Note from dshort: Since the middle of the last century, there have been nine bear markets in the S&P 500 using the 20% selloff of the "bear-market" benchmark. There have been two additional corrections that came within a hair's breadth of the -20% qualification. Here are snapshots of those official bears and initial recoveries. Rather than scrolling down, you can click on a chart for an enlarged version and a slide-show of the series.
Note from dshort: We've updated this commentary in the wake of the Census Bureau's release last month of the 2015 annual household income data from the Current Population Survey.
One of our favorite discussions on APViewpoint, which addressed "The Sad State of Happiness", included an indirect reference to a popular 2010 academic study by psychologist Daniel Kahneman and economist Angus Deaton. Their topic was the correlation between annual household income and day-to-day contentment. They analyzed more than 450,000 total responses to a Gallup weekly survey of households across the 50 states and DC. The survey was conducted in 2009.
With the US presidential election about five weeks away, the popular press has feasted on the campaign events and survey results, with the primary focus on the Trump spectacle. The fundamental question remains: How did The Don succeed in winning the Republican Party nomination in the first place? And how could he remain in contention in the wake of his bizarre campaign rhetoric? A provocative new report from Sentier Research gives us insight into what might be the key factor in the Trump phenomenon: A secular decline in the financial well-being of white working class males and what we can infer as the resulting anger directed at the political powers that be.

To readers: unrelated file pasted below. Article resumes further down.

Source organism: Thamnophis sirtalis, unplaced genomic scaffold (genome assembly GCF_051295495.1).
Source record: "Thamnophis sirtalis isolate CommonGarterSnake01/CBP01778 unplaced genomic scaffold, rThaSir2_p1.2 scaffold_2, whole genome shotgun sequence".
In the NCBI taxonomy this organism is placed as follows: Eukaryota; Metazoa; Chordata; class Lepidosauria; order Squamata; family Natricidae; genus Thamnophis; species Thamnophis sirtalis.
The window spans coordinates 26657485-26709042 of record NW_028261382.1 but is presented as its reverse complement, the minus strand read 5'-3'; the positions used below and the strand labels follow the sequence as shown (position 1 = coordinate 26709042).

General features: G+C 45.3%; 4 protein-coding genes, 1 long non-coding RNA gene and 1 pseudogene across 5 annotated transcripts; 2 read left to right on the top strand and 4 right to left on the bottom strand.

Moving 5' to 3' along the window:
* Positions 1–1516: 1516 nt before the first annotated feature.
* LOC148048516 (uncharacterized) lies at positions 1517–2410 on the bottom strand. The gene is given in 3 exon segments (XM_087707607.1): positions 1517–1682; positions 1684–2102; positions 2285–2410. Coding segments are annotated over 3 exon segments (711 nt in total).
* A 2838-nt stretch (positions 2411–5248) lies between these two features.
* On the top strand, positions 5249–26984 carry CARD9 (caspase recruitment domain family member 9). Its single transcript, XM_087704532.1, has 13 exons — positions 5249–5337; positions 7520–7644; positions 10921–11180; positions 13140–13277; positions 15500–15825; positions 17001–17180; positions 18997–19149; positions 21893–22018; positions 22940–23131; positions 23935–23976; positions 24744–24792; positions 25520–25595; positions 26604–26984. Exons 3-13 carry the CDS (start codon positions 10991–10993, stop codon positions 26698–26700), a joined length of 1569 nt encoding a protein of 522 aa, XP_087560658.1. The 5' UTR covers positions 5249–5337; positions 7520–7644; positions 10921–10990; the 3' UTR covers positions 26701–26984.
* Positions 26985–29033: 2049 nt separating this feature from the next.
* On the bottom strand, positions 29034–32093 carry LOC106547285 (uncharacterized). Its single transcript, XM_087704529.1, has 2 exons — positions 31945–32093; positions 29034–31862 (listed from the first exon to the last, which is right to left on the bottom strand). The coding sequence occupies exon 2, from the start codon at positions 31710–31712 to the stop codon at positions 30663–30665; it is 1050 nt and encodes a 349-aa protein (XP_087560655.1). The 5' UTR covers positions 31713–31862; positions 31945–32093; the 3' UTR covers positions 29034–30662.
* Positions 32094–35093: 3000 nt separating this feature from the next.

Here is a new update of a popular market valuation method using the most recent Standard & Poor's "as reported" earnings and earnings estimates and the index monthly average of daily closes for the past month. For the earnings, see the table below created from Standard & Poor's latest earnings spreadsheet.
What is the single best indicator of the American Dream? Many would point to household income growth. The Census Bureau has now published some selected annual household income data in a new report: Income and Poverty in the United States: 2013. Last year the median (middle) household income was $51,939 -- a 1.8% year-over-year increase that shrinks to 0.3% when adjusted for inflation. Let's put the new release into a larger historical context.